Bill Maher is a foul-mouthed comedian who slams public women with vile words that are offensive and usually reserved for conservatives. It’s tasteless, but I don’t find the “c” word funny. I’m not offended by it either, though I’m a tiny minority. At least Maher isn’t threatened by strong, professional women, which Limbaugh clearly is. Comics are held to different cultural standards and have been since Lenny Bruce and George Carlin. We can argue if they shouldn’t be, but Maher also isn’t on public airwaves or on Armed Forces radio.
Unlike Rush Limbaugh, Maher doesn’t support taking women’s freedoms away either. Limbaugh has no problem with the hypocrisy of calling himself a conservative then supporting the state forcing women to have ultrasounds, then making them look at it. That’s far more obscene to me than the “c” word said by a comedian. Hey, but that’s me. I’m picky about my freedom, which Rush, Hannity and Mitt Romney want to take away.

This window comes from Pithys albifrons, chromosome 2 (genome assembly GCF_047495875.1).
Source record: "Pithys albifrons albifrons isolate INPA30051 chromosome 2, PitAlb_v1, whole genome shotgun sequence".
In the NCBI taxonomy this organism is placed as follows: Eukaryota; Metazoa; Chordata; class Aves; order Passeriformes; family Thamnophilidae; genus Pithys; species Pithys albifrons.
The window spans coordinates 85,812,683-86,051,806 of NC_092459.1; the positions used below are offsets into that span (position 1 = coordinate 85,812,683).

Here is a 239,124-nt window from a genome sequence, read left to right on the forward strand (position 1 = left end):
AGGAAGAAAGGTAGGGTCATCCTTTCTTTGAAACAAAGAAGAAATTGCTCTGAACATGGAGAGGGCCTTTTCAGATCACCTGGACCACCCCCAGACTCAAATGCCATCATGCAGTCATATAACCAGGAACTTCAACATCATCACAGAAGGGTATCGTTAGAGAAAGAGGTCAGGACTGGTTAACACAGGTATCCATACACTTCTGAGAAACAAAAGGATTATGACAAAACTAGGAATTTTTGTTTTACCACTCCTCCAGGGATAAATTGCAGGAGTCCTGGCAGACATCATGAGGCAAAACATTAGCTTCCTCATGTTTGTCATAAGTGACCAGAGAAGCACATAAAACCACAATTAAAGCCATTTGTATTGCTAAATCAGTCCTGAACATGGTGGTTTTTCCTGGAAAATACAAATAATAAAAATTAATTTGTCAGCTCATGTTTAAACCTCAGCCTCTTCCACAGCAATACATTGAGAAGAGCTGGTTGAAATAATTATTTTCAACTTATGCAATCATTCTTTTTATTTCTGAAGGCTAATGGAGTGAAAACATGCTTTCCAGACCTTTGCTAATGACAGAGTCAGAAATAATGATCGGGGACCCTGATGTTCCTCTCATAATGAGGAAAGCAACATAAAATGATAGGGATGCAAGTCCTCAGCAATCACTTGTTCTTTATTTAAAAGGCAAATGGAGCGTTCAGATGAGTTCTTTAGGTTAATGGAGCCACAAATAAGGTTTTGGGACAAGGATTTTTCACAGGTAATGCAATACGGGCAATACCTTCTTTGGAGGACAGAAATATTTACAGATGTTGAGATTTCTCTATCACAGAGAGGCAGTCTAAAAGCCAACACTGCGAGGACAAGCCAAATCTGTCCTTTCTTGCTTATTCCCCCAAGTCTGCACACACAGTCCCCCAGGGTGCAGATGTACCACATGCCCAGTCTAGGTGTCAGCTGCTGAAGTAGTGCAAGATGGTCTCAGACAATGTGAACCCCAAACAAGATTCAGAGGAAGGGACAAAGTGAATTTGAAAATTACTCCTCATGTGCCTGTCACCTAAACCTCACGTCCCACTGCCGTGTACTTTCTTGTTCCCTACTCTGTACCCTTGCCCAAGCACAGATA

Sticks and stones, words can’t hurt me, but the state forcing me to endure a procedure no man would tolerate does great harm and humiliation.
Rush Limbaugh is unconcerned. Bill Maher wouldn’t support this crap in a million years.
And there is no reason the pro-Obama Super PAC should give Bill Maher his money back.
What about the obscene amount of money from venture capitalists that Romney has taken who are the same people who sold the American people out?
Right, that’s not considered obscene.
What about outright lies used to smear women, even when civility is employed? That’s the currency of Sean Hannity, Rush Limbaugh and the right-wing radio gasbags.